An Afghan policeman holds a gun on his sholder a day after Taliban insurgents overran the strategic northern city of Kunduz. Afghanistan on Tuesday, mobilised reinforcements for a counter-offensive to take back Kunduz, a day after Taliban insurgents overran the strategic northern city in their biggest victory since being ousted from power in 2001
Smoke rises in the sky after a suicide car bomb attack in Kunduz province. Taliban insurgents launched an attack on a police headquarters in northern Afghanistan, provincial police spokesman Sayed Sarwar Hosseini said. At least two policemen were wounded in the attack, and five suicide attackers were killed by Afghan forces.
A Majeeda Majeed/AFP/Getty Images
Pakistani soldiers transport rescued school children from the site of an attack by Taliban gunmen on a school in Peshawar today. Taliban insurgents killed at least 130 people, most of them children, after storming an army-run school in Pakistan
Marai Shah/AFP/Getty Images
Afghan security force keeps watch as they block a road at the site of suicide car bomb at the gate of Green Village compound, a large fortified complex where many foreign employees live and work in Kabul. A Taliban suicide car bomb exploded close to a compound that houses many international contractors, officials said, the latest in a series of explosions to rock the Afghan capital in recent days.
Afghan security officials take position outside the building of a local attorney general in Kunduz, Afghanistan, on Monday. At least eight people, including the four perpetrators, were killed during a Taliban attack on the office of a local attorney general in the northern Afghan province of Kunduz.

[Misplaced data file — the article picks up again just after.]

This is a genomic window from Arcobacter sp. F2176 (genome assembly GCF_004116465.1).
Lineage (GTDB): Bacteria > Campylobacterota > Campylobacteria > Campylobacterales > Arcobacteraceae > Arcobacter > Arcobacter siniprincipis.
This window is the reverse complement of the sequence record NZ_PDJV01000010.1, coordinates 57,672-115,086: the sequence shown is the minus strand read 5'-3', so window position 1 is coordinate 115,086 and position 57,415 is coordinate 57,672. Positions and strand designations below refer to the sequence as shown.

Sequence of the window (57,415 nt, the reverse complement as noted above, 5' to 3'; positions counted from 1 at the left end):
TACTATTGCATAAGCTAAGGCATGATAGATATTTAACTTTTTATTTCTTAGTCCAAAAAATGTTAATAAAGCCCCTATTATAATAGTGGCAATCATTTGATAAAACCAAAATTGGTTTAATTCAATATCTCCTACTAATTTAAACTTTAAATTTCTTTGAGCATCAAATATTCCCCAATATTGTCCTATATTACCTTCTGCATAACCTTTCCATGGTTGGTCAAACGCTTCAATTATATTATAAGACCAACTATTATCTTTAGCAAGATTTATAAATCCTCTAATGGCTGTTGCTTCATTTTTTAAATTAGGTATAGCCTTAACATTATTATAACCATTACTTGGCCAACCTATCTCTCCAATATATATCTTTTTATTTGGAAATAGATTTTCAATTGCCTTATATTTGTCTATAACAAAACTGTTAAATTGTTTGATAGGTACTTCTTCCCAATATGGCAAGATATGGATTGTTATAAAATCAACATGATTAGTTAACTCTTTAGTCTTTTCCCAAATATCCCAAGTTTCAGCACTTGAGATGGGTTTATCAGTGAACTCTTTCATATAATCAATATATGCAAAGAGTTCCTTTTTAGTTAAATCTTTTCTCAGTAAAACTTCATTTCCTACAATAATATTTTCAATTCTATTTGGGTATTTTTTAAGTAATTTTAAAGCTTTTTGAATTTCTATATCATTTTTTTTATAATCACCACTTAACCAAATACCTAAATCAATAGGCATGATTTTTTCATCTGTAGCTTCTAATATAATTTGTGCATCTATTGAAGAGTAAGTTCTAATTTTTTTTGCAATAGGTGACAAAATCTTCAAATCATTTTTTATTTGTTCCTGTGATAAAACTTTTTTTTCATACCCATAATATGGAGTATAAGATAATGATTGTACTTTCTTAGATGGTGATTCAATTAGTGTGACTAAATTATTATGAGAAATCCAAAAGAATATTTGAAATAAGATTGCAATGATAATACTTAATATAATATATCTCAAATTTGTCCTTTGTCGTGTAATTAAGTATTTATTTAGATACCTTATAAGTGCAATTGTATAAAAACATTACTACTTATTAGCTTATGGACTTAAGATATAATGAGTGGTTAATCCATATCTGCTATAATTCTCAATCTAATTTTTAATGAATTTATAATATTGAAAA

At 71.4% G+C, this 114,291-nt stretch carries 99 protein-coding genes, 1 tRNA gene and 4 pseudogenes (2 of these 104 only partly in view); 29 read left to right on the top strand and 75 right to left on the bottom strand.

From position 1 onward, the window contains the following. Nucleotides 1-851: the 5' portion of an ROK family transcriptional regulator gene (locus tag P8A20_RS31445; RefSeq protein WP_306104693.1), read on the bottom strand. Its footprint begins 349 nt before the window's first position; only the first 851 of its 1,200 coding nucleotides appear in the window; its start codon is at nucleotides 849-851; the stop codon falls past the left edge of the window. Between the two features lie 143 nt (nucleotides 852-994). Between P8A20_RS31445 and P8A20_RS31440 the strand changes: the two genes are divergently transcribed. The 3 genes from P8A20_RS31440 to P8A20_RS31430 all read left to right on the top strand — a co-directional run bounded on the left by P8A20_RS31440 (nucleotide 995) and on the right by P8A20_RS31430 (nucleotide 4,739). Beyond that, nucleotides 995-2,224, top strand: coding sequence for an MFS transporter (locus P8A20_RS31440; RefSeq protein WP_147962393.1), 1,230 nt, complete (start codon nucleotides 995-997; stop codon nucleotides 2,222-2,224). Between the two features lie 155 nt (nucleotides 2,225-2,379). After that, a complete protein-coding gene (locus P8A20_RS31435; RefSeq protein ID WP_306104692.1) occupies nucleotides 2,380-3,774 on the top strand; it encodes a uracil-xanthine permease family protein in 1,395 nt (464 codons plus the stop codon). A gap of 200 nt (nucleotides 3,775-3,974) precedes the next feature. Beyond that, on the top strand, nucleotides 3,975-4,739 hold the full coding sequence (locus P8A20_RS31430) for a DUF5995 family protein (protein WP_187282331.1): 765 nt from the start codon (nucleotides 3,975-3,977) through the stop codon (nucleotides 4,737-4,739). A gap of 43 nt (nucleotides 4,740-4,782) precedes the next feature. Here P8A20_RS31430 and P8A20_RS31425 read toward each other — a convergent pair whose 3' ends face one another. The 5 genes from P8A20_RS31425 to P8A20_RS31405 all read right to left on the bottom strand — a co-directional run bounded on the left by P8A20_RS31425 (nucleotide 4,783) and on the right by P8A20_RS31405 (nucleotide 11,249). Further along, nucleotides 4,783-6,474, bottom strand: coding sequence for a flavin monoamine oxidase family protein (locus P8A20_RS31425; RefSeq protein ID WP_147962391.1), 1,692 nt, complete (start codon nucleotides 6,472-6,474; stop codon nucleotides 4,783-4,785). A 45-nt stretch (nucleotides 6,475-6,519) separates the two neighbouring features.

A wounded child cries after receiving treatment at a hospital following an attack in Ghazni province. The Taliban launched attacks on police checkpoints in three districts of Ghazni province on Monday as part of their annual spring offensive.
School children pass a graffiti reading “ballot not bullet” on the outskirts of Kandahar, southern Afghanistan. Warlords with a violent past have played a role in influencing Afghan politics since a US-led coalition helped oust the Taliban in 2001. But they are emerging to play an overt political role in next month’s presidential elections as President Hamid Karzai leaves office.
An Afghan balloon seller walks along a street in Kabul. About 9m Afghans, or 36% of the population, are living in ‘absolute poverty’ while another 37% t live barely above the poverty line, according to a UN report.
Pakistani men clear open sewage paths in a poor neighbourhood on the outskirts of Islamabad, Pakistan, in an attempt to avoid flooding. The men and their families have been displaced from tribal areas because of fighting between the Taliban and the army.
A child plays on the outskirts of Herat, Afghanistan. Economic development is seen as vital in stopping the country from sinking back into civil war and in stemming Islamist extremism when 100,000 international troops pull out